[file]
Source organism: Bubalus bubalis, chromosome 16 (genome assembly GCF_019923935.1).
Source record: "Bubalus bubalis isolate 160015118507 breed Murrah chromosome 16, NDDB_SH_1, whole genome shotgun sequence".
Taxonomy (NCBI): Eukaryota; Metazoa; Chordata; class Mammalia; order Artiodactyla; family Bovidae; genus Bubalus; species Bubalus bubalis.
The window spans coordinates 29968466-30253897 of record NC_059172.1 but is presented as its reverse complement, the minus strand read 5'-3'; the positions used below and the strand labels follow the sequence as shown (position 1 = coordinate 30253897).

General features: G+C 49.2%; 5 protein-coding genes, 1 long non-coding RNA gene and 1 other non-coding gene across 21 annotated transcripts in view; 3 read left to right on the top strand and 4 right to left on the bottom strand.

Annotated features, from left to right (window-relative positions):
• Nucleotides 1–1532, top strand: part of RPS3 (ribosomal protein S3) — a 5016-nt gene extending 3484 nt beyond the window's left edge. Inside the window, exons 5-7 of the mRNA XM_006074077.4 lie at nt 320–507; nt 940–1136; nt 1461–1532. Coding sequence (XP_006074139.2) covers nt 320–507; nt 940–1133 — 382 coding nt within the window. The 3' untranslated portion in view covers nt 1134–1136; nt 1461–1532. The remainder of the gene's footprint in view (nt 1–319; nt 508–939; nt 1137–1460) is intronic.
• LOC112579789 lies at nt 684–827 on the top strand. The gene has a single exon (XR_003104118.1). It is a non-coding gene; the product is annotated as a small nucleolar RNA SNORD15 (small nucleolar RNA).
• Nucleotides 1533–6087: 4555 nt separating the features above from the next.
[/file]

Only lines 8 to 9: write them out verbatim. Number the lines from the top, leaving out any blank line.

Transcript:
• LOC112579789 lies at nt 684–827 on the top strand. The gene has a single exon (XR_003104118.1). It is a non-coding gene; the product is annotated as a small nucleolar RNA SNORD15 (small nucleolar RNA).
• Nucleotides 1533–6087: 4555 nt separating the features above from the next.